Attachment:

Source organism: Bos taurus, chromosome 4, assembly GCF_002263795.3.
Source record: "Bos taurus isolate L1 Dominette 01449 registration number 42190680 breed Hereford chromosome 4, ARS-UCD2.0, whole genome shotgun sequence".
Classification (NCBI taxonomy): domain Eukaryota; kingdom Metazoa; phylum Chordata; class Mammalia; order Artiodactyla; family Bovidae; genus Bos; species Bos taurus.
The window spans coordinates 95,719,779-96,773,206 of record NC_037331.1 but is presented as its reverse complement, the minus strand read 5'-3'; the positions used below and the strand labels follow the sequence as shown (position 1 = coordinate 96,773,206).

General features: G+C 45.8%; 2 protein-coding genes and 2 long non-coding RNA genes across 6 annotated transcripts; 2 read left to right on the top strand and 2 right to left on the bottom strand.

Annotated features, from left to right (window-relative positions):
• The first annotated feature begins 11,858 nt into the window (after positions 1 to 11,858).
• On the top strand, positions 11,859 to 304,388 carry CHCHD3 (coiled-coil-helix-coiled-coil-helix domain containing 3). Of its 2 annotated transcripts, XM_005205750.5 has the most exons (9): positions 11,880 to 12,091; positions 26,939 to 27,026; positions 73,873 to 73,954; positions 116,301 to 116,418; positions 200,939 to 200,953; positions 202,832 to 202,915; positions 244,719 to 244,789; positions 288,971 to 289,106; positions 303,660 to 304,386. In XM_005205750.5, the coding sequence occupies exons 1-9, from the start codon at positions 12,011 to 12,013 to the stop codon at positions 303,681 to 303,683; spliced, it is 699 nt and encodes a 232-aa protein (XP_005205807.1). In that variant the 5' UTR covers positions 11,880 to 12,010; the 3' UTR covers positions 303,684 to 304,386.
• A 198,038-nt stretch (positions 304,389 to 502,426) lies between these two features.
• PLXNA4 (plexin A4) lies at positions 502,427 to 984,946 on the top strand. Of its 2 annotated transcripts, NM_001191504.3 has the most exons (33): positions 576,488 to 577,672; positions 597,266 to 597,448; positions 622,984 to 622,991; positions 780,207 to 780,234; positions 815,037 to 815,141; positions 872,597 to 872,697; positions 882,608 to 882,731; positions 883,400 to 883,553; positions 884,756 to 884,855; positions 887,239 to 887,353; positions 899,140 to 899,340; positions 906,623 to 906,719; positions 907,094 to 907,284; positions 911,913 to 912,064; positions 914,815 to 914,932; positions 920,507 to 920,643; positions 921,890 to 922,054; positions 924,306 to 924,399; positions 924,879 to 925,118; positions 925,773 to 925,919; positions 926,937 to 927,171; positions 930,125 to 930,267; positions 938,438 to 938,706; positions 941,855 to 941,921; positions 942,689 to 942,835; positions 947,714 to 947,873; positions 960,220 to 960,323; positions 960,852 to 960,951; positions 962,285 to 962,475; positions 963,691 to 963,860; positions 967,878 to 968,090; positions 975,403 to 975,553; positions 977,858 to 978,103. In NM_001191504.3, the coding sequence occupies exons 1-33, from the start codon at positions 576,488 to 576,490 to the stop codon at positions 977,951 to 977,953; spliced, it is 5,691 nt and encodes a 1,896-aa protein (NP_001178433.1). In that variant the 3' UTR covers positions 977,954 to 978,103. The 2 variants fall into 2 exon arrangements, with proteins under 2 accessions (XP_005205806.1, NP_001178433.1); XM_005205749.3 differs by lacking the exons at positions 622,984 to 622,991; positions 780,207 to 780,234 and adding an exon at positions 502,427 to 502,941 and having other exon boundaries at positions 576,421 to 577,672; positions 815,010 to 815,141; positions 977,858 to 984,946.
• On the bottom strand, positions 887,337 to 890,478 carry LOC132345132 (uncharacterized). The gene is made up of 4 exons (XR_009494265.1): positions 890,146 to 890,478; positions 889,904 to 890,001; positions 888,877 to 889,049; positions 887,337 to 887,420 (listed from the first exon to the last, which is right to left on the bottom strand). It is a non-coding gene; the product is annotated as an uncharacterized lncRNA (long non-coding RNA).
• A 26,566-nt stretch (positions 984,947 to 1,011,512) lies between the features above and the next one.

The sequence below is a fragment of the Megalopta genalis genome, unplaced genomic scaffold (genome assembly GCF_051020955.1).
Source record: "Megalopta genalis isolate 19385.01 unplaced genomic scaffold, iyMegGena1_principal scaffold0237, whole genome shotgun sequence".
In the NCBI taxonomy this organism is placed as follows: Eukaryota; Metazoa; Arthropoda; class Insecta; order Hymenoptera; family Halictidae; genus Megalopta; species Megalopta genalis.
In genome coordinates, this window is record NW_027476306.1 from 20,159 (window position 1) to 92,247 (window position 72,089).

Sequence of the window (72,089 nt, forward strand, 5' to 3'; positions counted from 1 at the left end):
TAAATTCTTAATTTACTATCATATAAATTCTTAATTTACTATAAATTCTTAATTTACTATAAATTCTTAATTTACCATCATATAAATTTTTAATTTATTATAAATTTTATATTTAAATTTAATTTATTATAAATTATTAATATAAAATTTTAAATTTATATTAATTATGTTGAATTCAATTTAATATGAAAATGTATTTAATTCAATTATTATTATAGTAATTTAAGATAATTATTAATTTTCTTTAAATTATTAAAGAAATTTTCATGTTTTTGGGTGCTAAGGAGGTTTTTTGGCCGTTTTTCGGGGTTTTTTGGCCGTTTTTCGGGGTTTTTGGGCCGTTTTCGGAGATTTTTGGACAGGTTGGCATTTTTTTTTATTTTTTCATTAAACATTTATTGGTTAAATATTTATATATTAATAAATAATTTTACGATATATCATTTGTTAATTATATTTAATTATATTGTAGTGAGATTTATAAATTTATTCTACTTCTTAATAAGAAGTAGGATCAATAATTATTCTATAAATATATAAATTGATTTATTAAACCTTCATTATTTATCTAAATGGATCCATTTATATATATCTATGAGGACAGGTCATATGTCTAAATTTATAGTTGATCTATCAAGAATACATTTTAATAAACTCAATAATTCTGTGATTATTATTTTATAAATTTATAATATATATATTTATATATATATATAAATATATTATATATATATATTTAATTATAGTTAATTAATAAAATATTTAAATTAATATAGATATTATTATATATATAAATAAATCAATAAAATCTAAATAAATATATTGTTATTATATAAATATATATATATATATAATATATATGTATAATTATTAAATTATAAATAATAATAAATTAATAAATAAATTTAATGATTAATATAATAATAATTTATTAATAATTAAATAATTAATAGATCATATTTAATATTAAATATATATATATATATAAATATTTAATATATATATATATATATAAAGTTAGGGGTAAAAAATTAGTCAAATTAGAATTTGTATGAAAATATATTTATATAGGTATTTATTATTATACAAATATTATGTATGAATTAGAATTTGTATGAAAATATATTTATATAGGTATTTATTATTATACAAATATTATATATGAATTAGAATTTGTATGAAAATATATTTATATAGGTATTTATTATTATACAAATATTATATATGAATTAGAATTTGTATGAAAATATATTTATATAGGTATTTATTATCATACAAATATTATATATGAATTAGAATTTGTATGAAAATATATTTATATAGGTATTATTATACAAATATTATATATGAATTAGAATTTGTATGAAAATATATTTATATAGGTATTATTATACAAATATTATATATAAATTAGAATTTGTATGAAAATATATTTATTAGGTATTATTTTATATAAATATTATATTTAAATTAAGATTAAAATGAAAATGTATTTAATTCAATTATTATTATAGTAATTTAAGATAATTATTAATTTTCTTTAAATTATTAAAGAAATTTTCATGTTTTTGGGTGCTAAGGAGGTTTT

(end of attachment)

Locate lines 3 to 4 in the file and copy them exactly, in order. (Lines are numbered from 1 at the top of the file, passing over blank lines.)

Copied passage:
Classification (NCBI taxonomy): domain Eukaryota; kingdom Metazoa; phylum Chordata; class Mammalia; order Artiodactyla; family Bovidae; genus Bos; species Bos taurus.
The window spans coordinates 95,719,779-96,773,206 of record NC_037331.1 but is presented as its reverse complement, the minus strand read 5'-3'; the positions used below and the strand labels follow the sequence as shown (position 1 = coordinate 96,773,206).